6 Common Lies Told By Taxpayers That Should Be Avoided to Prevent Penalties

During tax season, the IRS is always prepared to catch taxpayers in their lies and take note of them for the following years. Although chances of being audited are rare, it can still happen and there will be consequences if a taxpayer has been caught being dishonest. This article will discuss 6 common lies told by taxpayers on income tax returns and how the IRS finds out.

1. Falsely claiming a dependent

Claiming a false dependent is one of the common lies told by taxpayers, which is a serious offense that can result in harsh penalties. The IRS takes this issue very seriously and will investigate any suspicious claims. It’s important to understand the rules for claiming dependents, so you don’t put yourself in this type of situation.

To be eligible as a dependent, the person must meet certain criteria:

  • Be related to you.

  • Live with you for at least half the year.

  • Not have earned more than the standard deduction amount.

  • Additionally, they must be claimed as a dependent on only one person’s tax return.

If you are unsure whether someone qualifies as a dependent, it is best to consult a tax professional before filing your taxes.

2. Falsely claiming a home office expense

Taxpayers should be aware that the IRS closely monitors home office deductions and any suspicious claims could trigger an audit. For those who do have a legitimate home office, it’s important to know and follow the rules when filing taxes.

First, the space must be exclusively used for business purposes, such as running a business or storing inventory.

Second, you must use it regularly, meaning that it must be used more often than not.

Lastly, the space must be used only for business activities and cannot be used for personal activities.

Honesty is always the best policy when filing taxes, and taxpayers should never lie or exaggerate expenses.

3. False charitable contributions

False charitable contributions occur when taxpayers claim expenses that don’t qualify as charitable deductions to lower their taxable income. Some instances of this could involve giving away heavily worn or used clothing or household belongings, overestimating the value of non-cash donations, and declaring donations to organizations that do not meet the eligibility criteria.

In order to avoid any inadvertent or deliberate misrepresentation of your charitable gift and the resulting penalties, it is essential to have a thorough comprehension of the guidelines and statutes governing donations.

Charitable contributions must be made to qualified organizations and must be documented with a receipt. When in doubt, the IRS offers a searchable database of qualified organizations and outlines the general rules for making charitable contributions.

4. Underreporting income

Underreporting income is a serious lie that can have dire consequences if not addressed properly. There are various methods to achieve this, such as failing to report cash transactions, reducing the worth of goods or services, or augmenting deductions and credits.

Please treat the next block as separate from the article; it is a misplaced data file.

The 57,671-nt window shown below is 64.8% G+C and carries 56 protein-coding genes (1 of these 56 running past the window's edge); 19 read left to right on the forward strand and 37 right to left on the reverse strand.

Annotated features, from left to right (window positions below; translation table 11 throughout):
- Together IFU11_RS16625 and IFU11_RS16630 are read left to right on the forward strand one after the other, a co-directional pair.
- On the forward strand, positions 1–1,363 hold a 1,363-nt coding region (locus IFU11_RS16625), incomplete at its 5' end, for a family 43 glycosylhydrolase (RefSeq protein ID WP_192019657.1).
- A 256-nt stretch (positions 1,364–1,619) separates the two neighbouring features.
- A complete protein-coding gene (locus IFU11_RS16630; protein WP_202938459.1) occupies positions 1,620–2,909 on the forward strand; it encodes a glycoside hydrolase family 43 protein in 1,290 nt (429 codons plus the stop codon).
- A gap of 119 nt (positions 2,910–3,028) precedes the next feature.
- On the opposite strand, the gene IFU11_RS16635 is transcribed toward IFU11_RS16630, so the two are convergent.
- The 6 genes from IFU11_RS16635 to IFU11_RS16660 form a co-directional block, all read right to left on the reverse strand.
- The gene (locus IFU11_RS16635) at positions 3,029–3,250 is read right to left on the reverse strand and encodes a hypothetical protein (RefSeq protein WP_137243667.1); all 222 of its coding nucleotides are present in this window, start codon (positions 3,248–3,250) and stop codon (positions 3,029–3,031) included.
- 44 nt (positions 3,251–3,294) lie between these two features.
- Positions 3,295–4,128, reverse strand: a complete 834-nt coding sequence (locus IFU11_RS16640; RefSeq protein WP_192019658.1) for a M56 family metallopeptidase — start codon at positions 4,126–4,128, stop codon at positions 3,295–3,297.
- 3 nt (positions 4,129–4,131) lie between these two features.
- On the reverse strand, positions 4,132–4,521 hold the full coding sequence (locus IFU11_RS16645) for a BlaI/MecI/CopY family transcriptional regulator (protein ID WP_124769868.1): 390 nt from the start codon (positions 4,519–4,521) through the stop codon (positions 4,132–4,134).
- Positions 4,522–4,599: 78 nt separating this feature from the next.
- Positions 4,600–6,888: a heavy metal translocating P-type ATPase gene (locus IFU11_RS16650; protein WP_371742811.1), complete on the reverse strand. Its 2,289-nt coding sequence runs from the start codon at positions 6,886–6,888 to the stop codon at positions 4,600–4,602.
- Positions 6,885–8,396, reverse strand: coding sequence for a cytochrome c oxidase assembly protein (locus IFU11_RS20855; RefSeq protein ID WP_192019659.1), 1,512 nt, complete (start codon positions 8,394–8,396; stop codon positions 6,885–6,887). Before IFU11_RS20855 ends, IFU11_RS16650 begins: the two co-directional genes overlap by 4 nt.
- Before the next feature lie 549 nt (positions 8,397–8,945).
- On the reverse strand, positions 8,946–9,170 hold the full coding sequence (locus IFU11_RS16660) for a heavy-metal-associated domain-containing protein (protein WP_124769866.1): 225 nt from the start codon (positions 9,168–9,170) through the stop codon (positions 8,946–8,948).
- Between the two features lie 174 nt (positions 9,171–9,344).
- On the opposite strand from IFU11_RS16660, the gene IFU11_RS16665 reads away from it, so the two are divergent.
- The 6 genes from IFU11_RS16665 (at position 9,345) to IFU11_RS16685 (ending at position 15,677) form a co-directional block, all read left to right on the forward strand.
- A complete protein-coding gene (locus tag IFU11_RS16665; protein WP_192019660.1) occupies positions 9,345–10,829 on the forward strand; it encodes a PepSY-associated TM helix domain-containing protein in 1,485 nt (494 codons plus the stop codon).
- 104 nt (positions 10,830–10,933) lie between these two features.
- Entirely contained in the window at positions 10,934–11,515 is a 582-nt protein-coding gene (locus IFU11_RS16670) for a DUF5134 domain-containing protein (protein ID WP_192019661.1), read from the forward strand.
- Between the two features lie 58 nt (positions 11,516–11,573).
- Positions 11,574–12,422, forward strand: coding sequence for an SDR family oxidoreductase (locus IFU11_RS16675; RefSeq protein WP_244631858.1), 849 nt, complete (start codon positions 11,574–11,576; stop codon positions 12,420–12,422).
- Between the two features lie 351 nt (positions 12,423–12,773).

Even though taxpayers might think that underreporting their income is a smart way to save money on taxes, it could cause serious issues when the time comes to pay taxes.

The IRS has sophisticated methods for detecting underreporting, and those who are caught can face penalties, such as fines and even possible criminal prosecution.

5. Falsely claiming residency in another state

Another common lie told by taxpayers is claiming a state they don’t live in, which is a form of tax fraud.

Claiming residency in a state that has a lower income tax rate than one’s true state of residence is a way that taxpayers attempt to lower their tax liability.

Taxpayers need to provide solid evidence demonstrating that they have permanently relocated to another state and completely disassociated themselves from their former state if they want to accurately assert residency in their new state.

Failing to do so can lead to serious consequences, such as being liable for back taxes, interest, and penalties. It is crucial for taxpayers to accurately declare their residence on tax returns and file taxes in the appropriate state in order to prevent any penalties.

6. Marital status dishonesty

Taxpayers who decide to lie about their marital status when filing taxes are making a big mistake. Many people provide inaccurate information about their marital status when filing taxes to receive a bigger refund.

For instance, couples who file jointly but have two children often opt to claim Head of Household by splitting the children, despite having already shared their marriage on social media.

Reporting a head of household status when both spouses are married is also a form of dishonesty that can result in underreporting of income. Be honest and responsible when filing your taxes and avoid any potential trouble with the government.

What should I do if I mistakenly lied on my tax return?

If you have accidentally made a mistake on your tax return, the most important thing to do is to take action immediately. The longer you wait to address the issue, the greater the potential consequences could be.

It’s best to reach out to a tax professional and explain your situation. In the best-case scenario, an amendment may help clarify the issues without a problem. The tax professional can help you understand what steps to take.

Like stated before, depending on your particular situation, you may need to file an amended return or submit additional documentation.

Conclusion

These are just a few of the common types of lies that taxpayers tell on their income tax returns. As stated previously, you should avoid them no matter how appealing they seem. Taxpayers who are honest will have no worries and can wait patiently on their tax refund.